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Michael Sydney Moore

Navigating the Dynamics of an External Team Collaboration

As a frontend developer, the majority of my work revolves around JavaScript and TypeScript. However, recently I had the opportunity to collaborate with a backend team from another company that predominantly worked with Python. This collaboration presented its fair share of challenges, as described in our post titled SVG Gradients: Solving Curved Challenges, but it also provided invaluable insights and learnings. 

From my post: SVG Gradients: Solving Curved Challenges

Here I share my experiences and lessons learned while working as part of an external team, highlighting the importance of effective communication and the power of mutual learning.

Communication Challenges

One of the initial hurdles we faced was communication. Our respective companies had adopted different meeting structures and communication tools, which initially seemed inconsequential. However, as we progressed, it became evident that the constant switching between email, Slack, Jira, and Microsoft Teams was causing important messages to get lost.

Recognising the need for streamlined communication, we decided to collaborate with the external development team and our project manager to simplify our processes. After thorough discussions, we made a couple of key changes:

  • We reduced the number of meetings to one daily standup on Microsoft Teams, providing a central platform for team updates.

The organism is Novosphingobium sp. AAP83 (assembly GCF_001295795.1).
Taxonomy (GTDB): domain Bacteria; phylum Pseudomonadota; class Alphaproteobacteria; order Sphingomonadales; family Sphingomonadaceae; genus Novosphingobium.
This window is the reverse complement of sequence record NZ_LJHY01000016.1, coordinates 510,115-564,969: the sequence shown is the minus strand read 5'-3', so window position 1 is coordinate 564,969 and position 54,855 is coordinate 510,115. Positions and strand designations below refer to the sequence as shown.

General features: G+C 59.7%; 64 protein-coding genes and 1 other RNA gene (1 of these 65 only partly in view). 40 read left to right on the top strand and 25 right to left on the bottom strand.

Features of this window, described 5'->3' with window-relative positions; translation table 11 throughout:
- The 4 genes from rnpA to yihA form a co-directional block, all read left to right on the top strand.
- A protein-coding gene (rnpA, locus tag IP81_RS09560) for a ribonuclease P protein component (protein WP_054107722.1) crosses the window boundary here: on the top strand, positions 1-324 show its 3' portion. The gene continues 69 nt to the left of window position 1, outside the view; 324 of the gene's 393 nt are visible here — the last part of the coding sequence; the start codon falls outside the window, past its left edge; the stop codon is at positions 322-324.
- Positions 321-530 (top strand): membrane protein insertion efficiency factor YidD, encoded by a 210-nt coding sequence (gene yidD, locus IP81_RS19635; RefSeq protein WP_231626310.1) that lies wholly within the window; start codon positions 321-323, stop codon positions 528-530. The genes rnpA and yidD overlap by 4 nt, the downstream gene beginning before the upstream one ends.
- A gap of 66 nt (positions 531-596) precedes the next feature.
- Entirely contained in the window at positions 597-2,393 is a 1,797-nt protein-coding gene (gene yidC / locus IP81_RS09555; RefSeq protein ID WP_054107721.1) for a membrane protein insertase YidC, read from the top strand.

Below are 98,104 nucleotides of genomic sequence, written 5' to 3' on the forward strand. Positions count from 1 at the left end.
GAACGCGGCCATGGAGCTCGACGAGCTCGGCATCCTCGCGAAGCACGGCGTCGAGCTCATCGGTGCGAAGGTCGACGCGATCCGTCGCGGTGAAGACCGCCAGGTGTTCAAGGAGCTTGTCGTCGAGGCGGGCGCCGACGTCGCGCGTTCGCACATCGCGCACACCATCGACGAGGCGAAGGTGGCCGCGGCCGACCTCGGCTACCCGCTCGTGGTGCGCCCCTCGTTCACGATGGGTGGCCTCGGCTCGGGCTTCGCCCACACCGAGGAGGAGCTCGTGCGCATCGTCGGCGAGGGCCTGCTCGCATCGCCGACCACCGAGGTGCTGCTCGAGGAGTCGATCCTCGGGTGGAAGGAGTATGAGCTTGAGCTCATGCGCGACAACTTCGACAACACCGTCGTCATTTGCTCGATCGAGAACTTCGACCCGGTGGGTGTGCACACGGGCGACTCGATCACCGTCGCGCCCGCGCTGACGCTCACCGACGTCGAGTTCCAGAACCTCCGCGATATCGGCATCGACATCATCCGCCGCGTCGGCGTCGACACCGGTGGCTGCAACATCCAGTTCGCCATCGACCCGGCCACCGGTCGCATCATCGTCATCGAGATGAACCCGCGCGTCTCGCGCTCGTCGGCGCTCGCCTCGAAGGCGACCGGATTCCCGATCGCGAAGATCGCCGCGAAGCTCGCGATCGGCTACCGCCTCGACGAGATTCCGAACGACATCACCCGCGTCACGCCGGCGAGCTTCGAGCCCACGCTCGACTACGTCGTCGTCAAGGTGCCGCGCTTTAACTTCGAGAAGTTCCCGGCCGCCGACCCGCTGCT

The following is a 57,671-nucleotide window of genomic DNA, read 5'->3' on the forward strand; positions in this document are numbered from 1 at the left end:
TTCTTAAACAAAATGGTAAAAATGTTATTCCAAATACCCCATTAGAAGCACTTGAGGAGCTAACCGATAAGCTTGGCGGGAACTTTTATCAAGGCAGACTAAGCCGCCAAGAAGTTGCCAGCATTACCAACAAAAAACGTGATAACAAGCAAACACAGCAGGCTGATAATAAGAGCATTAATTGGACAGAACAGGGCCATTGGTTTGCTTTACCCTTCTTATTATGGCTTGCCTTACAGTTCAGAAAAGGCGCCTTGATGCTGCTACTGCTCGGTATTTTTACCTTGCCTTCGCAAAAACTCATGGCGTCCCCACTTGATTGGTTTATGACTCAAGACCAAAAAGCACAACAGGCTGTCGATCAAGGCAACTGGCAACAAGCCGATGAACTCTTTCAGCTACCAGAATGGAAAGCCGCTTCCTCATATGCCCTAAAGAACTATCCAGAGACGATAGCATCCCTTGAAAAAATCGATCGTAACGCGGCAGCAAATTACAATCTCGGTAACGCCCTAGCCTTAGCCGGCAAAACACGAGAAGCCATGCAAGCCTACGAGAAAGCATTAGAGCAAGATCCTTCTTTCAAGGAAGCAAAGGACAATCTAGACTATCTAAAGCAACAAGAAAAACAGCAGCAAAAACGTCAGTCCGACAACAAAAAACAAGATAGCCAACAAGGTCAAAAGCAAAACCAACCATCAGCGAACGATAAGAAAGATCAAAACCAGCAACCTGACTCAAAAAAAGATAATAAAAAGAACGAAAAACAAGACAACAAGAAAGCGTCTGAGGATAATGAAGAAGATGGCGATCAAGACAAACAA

• We agreed to log all meeting notes in Jira, ensuring a centralised source of truth for technical requirements. 

These adjustments significantly reduced interruptions and distractions, allowing us to focus more on our tasks and tickets.

Overcoming Technical Differences

Another significant challenge we encountered was the technical disparity between our frontend team’s use of TypeScript and the backend team’s reliance on Python. Building a type-safe API became more complex due to this divide.

To alleviate this challenge, I took the initiative to learn MongoDB, a popular non-relational database frequently used by the backend team. Given that MongoDB generates JSON, my transition from JavaScript to this database was relatively seamless. I was fortunate to have experienced backend developers at my disposal, who provided guidance and directed me to valuable online resources. These resources accelerated my learning process, saving considerable time.

Armed with a better understanding of MongoDB, I was able to actively contribute to the API design and development process. My knowledge of how MongoDB structures its data, particularly its practice of embedding documents, allowed me to create TypeScript interfaces and type definitions that aligned accurately with the backend requirements. This harmonisation resulted in fewer changes required for the API, leading to increased efficiency and satisfaction for the backend team.

From the post: 5 Ways to learn Mongo DB Starter Kit article

Embracing Cross-Company Collaboration

Working with a backend team from another company undoubtedly posed challenges, but it proved to be a remarkably rewarding journey. By embracing the opportunity to acquire new skills and align methodologies, we successfully bridged the gap between our teams. This collaboration demonstrates that, with the right approach, cross-company partnerships can enhance productivity rather than hinder it. 

Our commitment to effective communication, along with a shared willingness to learn from one another, brought us closer together and ultimately contributed to the project’s success.

In the ever-evolving landscape of software development, working with external teams provides valuable opportunities for growth and knowledge exchange. By embracing these experiences, we expand our horizons, deepen our skill sets, and forge meaningful connections that transcend organisational boundaries.